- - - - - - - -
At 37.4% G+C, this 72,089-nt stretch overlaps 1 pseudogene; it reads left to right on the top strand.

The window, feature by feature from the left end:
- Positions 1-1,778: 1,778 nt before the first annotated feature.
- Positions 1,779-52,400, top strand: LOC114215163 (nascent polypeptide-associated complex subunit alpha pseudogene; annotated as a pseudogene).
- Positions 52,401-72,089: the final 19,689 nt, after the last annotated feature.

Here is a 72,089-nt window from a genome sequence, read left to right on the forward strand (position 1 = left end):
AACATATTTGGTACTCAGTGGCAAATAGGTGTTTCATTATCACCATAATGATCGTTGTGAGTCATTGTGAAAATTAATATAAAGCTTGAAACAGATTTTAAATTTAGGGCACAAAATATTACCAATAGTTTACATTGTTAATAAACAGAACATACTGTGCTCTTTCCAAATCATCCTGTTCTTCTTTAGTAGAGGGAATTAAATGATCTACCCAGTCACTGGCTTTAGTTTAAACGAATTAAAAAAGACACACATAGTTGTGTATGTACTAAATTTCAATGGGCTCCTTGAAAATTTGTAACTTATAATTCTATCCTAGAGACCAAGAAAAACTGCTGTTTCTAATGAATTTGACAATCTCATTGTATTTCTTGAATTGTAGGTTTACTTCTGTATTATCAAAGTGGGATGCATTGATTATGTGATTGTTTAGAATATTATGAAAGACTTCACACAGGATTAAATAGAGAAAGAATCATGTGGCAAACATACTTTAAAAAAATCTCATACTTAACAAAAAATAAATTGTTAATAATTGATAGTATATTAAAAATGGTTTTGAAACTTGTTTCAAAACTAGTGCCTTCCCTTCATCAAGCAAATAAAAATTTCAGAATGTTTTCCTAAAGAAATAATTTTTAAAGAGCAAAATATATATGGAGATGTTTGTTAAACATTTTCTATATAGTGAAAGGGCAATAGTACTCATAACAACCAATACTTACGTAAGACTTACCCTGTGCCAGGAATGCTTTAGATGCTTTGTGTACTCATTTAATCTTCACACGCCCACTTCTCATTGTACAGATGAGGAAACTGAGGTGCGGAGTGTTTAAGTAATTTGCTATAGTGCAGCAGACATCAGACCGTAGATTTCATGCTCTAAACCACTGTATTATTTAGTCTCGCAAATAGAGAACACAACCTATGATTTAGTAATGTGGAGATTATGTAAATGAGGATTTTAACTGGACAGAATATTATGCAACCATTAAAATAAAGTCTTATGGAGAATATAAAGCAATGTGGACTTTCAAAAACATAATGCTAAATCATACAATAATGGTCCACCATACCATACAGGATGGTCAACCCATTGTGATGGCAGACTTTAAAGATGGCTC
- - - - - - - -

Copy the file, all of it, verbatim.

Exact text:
At 37.4% G+C, this 72,089-nt stretch overlaps 1 pseudogene; it reads left to right on the top strand.

The window, feature by feature from the left end:
- Positions 1-1,778: 1,778 nt before the first annotated feature.
- Positions 1,779-52,400, top strand: LOC114215163 (nascent polypeptide-associated complex subunit alpha pseudogene; annotated as a pseudogene).
- Positions 52,401-72,089: the final 19,689 nt, after the last annotated feature.

Here is a 72,089-nt window from a genome sequence, read left to right on the forward strand (position 1 = left end):
AACATATTTGGTACTCAGTGGCAAATAGGTGTTTCATTATCACCATAATGATCGTTGTGAGTCATTGTGAAAATTAATATAAAGCTTGAAACAGATTTTAAATTTAGGGCACAAAATATTACCAATAGTTTACATTGTTAATAAACAGAACATACTGTGCTCTTTCCAAATCATCCTGTTCTTCTTTAGTAGAGGGAATTAAATGATCTACCCAGTCACTGGCTTTAGTTTAAACGAATTAAAAAAGACACACATAGTTGTGTATGTACTAAATTTCAATGGGCTCCTTGAAAATTTGTAACTTATAATTCTATCCTAGAGACCAAGAAAAACTGCTGTTTCTAATGAATTTGACAATCTCATTGTATTTCTTGAATTGTAGGTTTACTTCTGTATTATCAAAGTGGGATGCATTGATTATGTGATTGTTTAGAATATTATGAAAGACTTCACACAGGATTAAATAGAGAAAGAATCATGTGGCAAACATACTTTAAAAAAATCTCATACTTAACAAAAAATAAATTGTTAATAATTGATAGTATATTAAAAATGGTTTTGAAACTTGTTTCAAAACTAGTGCCTTCCCTTCATCAAGCAAATAAAAATTTCAGAATGTTTTCCTAAAGAAATAATTTTTAAAGAGCAAAATATATATGGAGATGTTTGTTAAACATTTTCTATATAGTGAAAGGGCAATAGTACTCATAACAACCAATACTTACGTAAGACTTACCCTGTGCCAGGAATGCTTTAGATGCTTTGTGTACTCATTTAATCTTCACACGCCCACTTCTCATTGTACAGATGAGGAAACTGAGGTGCGGAGTGTTTAAGTAATTTGCTATAGTGCAGCAGACATCAGACCGTAGATTTCATGCTCTAAACCACTGTATTATTTAGTCTCGCAAATAGAGAACACAACCTATGATTTAGTAATGTGGAGATTATGTAAATGAGGATTTTAACTGGACAGAATATTATGCAACCATTAAAATAAAGTCTTATGGAGAATATAAAGCAATGTGGACTTTCAAAAACATAATGCTAAATCATACAATAATGGTCCACCATACCATACAGGATGGTCAACCCATTGTGATGGCAGACTTTAAAGATGGCTC